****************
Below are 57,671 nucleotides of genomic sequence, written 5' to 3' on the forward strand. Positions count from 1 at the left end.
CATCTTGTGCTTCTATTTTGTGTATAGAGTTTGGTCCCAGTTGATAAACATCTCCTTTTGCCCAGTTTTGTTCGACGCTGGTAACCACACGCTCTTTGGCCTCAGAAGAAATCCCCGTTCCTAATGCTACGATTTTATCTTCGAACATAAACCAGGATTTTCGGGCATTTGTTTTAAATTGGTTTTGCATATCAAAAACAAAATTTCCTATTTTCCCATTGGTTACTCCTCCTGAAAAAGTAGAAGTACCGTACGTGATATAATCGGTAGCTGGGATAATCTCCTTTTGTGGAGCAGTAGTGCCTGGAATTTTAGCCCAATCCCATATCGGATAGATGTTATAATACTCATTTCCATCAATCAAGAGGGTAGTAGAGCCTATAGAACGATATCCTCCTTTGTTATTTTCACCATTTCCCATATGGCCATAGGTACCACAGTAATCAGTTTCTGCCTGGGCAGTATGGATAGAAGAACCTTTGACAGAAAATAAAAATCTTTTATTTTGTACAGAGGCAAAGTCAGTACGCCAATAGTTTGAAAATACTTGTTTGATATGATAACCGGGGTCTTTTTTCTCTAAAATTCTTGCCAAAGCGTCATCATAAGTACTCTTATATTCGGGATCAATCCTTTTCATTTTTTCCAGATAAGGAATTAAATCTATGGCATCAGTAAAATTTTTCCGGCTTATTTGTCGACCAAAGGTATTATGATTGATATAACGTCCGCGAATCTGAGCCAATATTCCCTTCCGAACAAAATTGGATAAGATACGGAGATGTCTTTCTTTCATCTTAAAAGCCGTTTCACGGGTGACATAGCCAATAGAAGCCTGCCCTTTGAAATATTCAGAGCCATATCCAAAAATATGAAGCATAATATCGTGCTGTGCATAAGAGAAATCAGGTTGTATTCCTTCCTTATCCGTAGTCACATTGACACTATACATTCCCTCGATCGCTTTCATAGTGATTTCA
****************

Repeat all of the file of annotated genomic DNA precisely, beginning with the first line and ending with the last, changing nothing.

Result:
Below are 57,671 nucleotides of genomic sequence, written 5' to 3' on the forward strand. Positions count from 1 at the left end.
CATCTTGTGCTTCTATTTTGTGTATAGAGTTTGGTCCCAGTTGATAAACATCTCCTTTTGCCCAGTTTTGTTCGACGCTGGTAACCACACGCTCTTTGGCCTCAGAAGAAATCCCCGTTCCTAATGCTACGATTTTATCTTCGAACATAAACCAGGATTTTCGGGCATTTGTTTTAAATTGGTTTTGCATATCAAAAACAAAATTTCCTATTTTCCCATTGGTTACTCCTCCTGAAAAAGTAGAAGTACCGTACGTGATATAATCGGTAGCTGGGATAATCTCCTTTTGTGGAGCAGTAGTGCCTGGAATTTTAGCCCAATCCCATATCGGATAGATGTTATAATACTCATTTCCATCAATCAAGAGGGTAGTAGAGCCTATAGAACGATATCCTCCTTTGTTATTTTCACCATTTCCCATATGGCCATAGGTACCACAGTAATCAGTTTCTGCCTGGGCAGTATGGATAGAAGAACCTTTGACAGAAAATAAAAATCTTTTATTTTGTACAGAGGCAAAGTCAGTACGCCAATAGTTTGAAAATACTTGTTTGATATGATAACCGGGGTCTTTTTTCTCTAAAATTCTTGCCAAAGCGTCATCATAAGTACTCTTATATTCGGGATCAATCCTTTTCATTTTTTCCAGATAAGGAATTAAATCTATGGCATCAGTAAAATTTTTCCGGCTTATTTGTCGACCAAAGGTATTATGATTGATATAACGTCCGCGAATCTGAGCCAATATTCCCTTCCGAACAAAATTGGATAAGATACGGAGATGTCTTTCTTTCATCTTAAAAGCCGTTTCACGGGTGACATAGCCAATAGAAGCCTGCCCTTTGAAATATTCAGAGCCATATCCAAAAATATGAAGCATAATATCGTGCTGTGCATAAGAGAAATCAGGTTGTATTCCTTCCTTATCCGTAGTCACATTGACACTATACATTCCCTCGATCGCTTTCATAGTGATTTCA